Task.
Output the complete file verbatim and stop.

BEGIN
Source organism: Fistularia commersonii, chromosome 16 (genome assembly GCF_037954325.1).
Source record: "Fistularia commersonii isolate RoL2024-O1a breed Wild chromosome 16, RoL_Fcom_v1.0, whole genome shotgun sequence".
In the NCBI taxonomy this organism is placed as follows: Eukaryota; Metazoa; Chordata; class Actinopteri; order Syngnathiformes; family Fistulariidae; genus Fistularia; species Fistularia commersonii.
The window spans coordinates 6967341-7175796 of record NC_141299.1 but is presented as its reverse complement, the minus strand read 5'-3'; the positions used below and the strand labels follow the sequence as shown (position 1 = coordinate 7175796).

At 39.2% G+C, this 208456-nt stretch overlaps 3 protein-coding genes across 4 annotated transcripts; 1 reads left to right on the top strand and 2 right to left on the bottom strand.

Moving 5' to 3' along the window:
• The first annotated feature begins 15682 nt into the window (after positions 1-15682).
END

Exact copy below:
Source organism: Fistularia commersonii, chromosome 16 (genome assembly GCF_037954325.1).
Source record: "Fistularia commersonii isolate RoL2024-O1a breed Wild chromosome 16, RoL_Fcom_v1.0, whole genome shotgun sequence".
In the NCBI taxonomy this organism is placed as follows: Eukaryota; Metazoa; Chordata; class Actinopteri; order Syngnathiformes; family Fistulariidae; genus Fistularia; species Fistularia commersonii.
The window spans coordinates 6967341-7175796 of record NC_141299.1 but is presented as its reverse complement, the minus strand read 5'-3'; the positions used below and the strand labels follow the sequence as shown (position 1 = coordinate 7175796).

At 39.2% G+C, this 208456-nt stretch overlaps 3 protein-coding genes across 4 annotated transcripts; 1 reads left to right on the top strand and 2 right to left on the bottom strand.

Moving 5' to 3' along the window:
• The first annotated feature begins 15682 nt into the window (after positions 1-15682).